Types of learning LO7301

Ben Compton (BCOMPTON@novell.com)
Wed, 08 May 1996 09:24:10 -0700

Replying to LO7275 --

Dave Birren wrote:

>My conclusion from this is that the nature of organizational learning
>is contingent on culture. We say that teams can be smarter than
>their members, but I haven't often seen that. They tend to be less
>intelligent, less mature, and a lot less secure. I'd also say that the
>larger and more complex an organization becomes, the more likely
>it is to operate at the lowest level.

>I'm not going to try to metricize the variables associated with this
>theory, except to note a possible relationship between
>size/complexity and security needs. Instead, I offer this little
>model to anyone who thinks it's worth looking into.

In my experience the reason an individuals intelligence is greater than a
team is that not all team members are:

- Committed to the purpose of the team
- Are afraid to admit that perhaps some of their views are inaccurate
- People on the team are lazy, and are simply working 8 - 5
- People on the team do not realize how energizing creating
something can be . . . especially something meaningful
- Team members refuse to engage in dialogue

Unfortunately, I have come to the conclusion -- much to my chagrin -- that
most of the people I have worked with in my career simply don't care about
being committed nor do they care about effectively working together to
create something meaningful. I'll even take it a step further: Most people
simply don't have a purpose (or vision), and therefore are totally unaware
of what it means (much less how) to become committed to a shared purpose.

This is frustrating for those few people who do have such capacities (or
at least desire to have such capacities). Frankly, I don't know what can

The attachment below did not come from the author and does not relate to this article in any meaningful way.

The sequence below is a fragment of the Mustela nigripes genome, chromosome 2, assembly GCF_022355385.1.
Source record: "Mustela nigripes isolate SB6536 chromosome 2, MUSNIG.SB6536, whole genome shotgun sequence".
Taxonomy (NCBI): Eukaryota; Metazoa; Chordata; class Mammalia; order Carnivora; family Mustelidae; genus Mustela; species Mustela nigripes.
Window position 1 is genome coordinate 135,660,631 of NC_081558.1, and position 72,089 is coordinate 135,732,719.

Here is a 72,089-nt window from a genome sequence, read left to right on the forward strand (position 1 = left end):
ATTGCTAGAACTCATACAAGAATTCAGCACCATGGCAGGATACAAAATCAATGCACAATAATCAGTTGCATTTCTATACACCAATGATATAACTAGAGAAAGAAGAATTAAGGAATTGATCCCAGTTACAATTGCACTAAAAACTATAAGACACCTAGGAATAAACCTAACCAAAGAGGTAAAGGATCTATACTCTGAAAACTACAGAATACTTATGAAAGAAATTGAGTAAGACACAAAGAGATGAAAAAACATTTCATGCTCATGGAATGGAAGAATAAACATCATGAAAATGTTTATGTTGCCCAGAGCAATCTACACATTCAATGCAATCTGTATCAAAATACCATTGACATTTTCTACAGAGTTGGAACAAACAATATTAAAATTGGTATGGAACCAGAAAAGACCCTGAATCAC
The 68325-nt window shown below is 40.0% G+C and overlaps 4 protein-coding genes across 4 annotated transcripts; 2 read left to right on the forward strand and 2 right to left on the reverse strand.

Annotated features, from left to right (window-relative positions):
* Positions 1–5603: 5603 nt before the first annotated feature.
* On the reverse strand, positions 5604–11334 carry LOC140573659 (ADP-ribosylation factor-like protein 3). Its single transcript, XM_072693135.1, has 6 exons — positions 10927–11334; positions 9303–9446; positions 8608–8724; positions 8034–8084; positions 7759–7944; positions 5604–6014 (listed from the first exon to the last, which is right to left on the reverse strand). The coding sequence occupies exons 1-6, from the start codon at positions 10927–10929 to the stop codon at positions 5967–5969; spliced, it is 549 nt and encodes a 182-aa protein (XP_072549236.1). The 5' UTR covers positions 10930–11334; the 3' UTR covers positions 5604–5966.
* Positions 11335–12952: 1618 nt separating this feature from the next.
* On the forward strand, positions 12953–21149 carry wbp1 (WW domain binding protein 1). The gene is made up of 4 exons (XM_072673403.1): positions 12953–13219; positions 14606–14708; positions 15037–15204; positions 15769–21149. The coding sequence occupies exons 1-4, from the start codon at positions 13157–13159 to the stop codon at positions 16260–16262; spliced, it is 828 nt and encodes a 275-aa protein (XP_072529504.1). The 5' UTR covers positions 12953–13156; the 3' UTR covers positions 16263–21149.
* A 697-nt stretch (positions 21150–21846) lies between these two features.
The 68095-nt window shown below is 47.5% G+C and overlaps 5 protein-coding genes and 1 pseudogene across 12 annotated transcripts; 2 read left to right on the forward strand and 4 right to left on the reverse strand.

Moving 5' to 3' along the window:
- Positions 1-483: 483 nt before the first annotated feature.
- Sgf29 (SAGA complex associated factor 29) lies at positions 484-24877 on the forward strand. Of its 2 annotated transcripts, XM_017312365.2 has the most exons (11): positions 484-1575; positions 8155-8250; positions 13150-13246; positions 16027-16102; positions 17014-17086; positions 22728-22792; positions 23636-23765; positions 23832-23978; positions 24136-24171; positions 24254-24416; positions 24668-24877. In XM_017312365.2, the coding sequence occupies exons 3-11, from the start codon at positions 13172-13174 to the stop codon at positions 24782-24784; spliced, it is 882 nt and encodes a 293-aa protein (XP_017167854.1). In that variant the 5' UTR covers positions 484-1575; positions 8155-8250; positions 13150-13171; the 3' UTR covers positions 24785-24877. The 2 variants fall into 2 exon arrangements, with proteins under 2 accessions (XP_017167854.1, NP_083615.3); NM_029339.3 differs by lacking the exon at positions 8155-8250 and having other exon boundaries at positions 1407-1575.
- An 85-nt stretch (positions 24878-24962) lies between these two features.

be done about it . . . it seems to me that people with a lot of personal
initiative and the ability to make commitment to things bigger than ones
self are imperative to effective teams.

One thing I've been toying with is the concept of a jobless society, where
no one is "employed," but rather all work is done on a contractual basis
(excluding the officers of the corporation). I think that such a structure
-- if it is possible (perhaps probable?) -- will fundamentally change the
dynamics of how an organization learns.

This type of system will force people to get out of their comfort zones,
and realize that there ability to produce (personally and as part of a
team) are absolutely essential to their prolonged success. Perhaps the
incentives built into most corporations (or organizations) create their
own learning disabilities. Too many people find a safe place in an
organization, so they can hide out and do very little work (I call these
type of people lurking leaches -- they suck the lifeblood out of an
organization). In a jobless society this type of person will either learn
to swim in the stream, or they'll drown (unless of course the government
takes pity on them).

In fact, I think the federal government is pushing our society in this
direction (probably unknown to the government) because of all the
entangling legislation that governs how a corporation can function. Soon
it will simply be more cost-effective, as well as more liberating, to
build an organization of contractors than it will be to maintain, or
build, an organization of employees.

There are some interesting aspects to this structure: Would it create a
society where the survival of the fittest is the rule of the day? How much
more competitive would our society become? How many currently employed
people would go unemployed on a rather permanent basis? How would the
government react? Would social spending increase? How will the average
individual react? Would they be paralyzed by fear? What would the turnover
rate be in an average corporation? How would organizations maintain their
ability to learn (as well as keeping the knowledge they have already
acquired) if the turnover rate increased? How would this impact formal
education (especially higher education)?

I don't know the answers, but I think there's a pretty good possibility we
will learn from experience.


Benjamin B. Compton ("Ben") | email: bcompton@novell.com Novell GroupWare Technical Engineer | fax: (801) 222-6991

Learning-org -- An Internet Dialog on Learning Organizations For info: <rkarash@karash.com> -or- <http://world.std.com/~lo/>